The Lufthansa Group has announced that “for economic reasons” it will sell six of its 14 A380 jets back to Airbus. The German airline said the aircraft would be withdrawn from the fleet between 2022 and 2023. The airline and the manufacturer agreed not to disclose the value of the deal.
The A380s retired from service will be replaced by new twin-engine models, including a new order also confirmed today. The group’s board of directors approved the purchase of a total of 40 state-of-the-art aircraft, including 20 Boeing 787-9 and 20 additional Airbus A350-900. The new aircraft will be delivered between the end of 2022 and 2027.
Lufthansa also notes that the new aircraft will be added primarily to replace its older fleet of four-engine aircraft, in this case the Airbus A340 and Boeing 747-400 models. The German company also flies with the 747-8, the latest version of the Boeing jet.
“By replacing four-engine plans with new models, we are laying a sustainable foundation for our future in the long run. In addition to the cost-effectiveness of the A350 and B787, the significantly lower CO2 emissions of this new generation of long-haul aircraft was also a decisive factor in our investment decision. Our responsibility for the environment is becoming more and more important as a criterion for our decisions, “says Carsten Spohr, CEO and Chairman of Lufthansa Group.
The new order from Lufthansa is valued at $ 12 billion, according to the list prices of the aircraft ordered. The company, however, said it achieved a significant reduction in prices, something common in negotiations involving many aircraft. Again, the parties did not disclose the real value in the agreement.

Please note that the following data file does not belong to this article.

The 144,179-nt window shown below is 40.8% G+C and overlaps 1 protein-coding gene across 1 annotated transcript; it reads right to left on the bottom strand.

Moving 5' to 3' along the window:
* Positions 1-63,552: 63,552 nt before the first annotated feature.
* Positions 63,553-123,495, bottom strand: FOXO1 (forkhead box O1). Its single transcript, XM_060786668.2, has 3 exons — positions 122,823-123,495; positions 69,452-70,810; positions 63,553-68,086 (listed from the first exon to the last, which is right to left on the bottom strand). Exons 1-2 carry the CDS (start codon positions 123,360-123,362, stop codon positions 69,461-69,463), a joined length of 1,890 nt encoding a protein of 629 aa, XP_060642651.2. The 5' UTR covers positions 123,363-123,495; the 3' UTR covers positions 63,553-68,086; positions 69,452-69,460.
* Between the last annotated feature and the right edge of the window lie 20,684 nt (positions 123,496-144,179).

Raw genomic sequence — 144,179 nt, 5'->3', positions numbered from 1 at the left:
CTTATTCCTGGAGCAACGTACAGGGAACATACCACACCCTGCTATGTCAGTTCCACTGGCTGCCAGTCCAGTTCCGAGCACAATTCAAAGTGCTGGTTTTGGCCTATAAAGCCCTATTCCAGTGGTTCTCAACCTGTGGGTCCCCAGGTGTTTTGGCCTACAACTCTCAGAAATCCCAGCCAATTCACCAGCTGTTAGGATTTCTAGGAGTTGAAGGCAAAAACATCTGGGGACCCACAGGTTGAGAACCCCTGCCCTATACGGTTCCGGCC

Lufthansa is starting the process of renewing its fleet of long-haul aircraft. The company said it will deactivate seven types of aircraft in the coming years, which will reduce the costs and complexity of maintenance and parts supply. The airline currently has 199 widebodies.
In addition to the acquisition of the 787 and A350 models, Lufthansa is also preparing to receive the new Boeing 777-9. The German company will be the first customer of the 777X, the next generation of the 777.
The company estimates that renewal of long-haul aircraft will reduce operating costs by 20 percent, reduce fleet fuel consumption by 500,000 metric tons per year, and stop emitting 1.5 million tons of CO2 into the atmosphere.
Out of the plans of more companies
Airbus announced in February the end of the A380 program. Its production will be maintained only until 2021 to meet remaining orders. The decision was made by the manufacturer after the company Emirates Airlines, the largest operator of the aircraft, reduce its order.
The A380’s continued presence in the market had been threatened for several years since it became clear that the huge jet did not offer an advantageous operating cost to airlines, despite the number of passengers it can carry.